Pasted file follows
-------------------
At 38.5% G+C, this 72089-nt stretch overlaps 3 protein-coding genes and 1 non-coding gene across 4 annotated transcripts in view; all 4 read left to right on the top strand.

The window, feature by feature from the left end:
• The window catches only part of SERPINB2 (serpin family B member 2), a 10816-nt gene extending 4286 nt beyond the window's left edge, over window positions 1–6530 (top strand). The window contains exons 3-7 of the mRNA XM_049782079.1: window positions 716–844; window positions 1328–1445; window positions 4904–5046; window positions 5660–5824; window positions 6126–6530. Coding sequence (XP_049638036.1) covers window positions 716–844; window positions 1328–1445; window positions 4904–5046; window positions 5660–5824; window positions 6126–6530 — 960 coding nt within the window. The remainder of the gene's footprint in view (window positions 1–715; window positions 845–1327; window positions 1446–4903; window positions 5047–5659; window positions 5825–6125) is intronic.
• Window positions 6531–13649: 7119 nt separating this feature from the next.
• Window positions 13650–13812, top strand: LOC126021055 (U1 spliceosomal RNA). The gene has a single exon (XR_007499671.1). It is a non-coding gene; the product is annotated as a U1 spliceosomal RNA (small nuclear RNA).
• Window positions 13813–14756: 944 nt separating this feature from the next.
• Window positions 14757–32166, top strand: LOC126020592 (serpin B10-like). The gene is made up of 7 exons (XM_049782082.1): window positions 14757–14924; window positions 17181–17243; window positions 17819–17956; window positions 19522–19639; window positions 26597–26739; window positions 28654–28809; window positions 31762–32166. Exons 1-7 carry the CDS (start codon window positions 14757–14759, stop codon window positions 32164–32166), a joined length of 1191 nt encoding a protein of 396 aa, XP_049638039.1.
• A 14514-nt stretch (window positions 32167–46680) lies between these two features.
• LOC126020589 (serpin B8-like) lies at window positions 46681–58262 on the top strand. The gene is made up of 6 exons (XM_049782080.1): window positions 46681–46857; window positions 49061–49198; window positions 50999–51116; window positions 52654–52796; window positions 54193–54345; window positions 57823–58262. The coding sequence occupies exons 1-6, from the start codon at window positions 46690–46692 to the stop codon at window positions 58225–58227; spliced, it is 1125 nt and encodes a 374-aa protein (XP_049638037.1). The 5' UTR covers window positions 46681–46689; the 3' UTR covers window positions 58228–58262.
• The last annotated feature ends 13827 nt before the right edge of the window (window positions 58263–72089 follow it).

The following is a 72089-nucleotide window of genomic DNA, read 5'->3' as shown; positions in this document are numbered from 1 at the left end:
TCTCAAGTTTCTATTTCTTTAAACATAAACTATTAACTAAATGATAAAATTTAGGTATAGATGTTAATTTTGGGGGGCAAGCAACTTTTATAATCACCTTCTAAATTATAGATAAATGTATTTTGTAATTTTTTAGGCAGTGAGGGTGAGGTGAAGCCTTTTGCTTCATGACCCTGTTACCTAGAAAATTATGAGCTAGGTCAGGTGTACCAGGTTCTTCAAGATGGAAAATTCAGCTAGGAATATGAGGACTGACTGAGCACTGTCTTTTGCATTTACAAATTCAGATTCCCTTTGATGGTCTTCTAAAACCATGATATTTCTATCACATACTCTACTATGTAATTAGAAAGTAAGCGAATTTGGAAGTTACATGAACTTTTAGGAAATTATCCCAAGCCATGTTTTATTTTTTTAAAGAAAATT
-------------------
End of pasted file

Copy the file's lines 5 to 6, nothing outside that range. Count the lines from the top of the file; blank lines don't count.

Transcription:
• Window positions 13650–13812, top strand: LOC126021055 (U1 spliceosomal RNA). The gene has a single exon (XR_007499671.1). It is a non-coding gene; the product is annotated as a U1 spliceosomal RNA (small nuclear RNA).
• Window positions 13813–14756: 944 nt separating this feature from the next.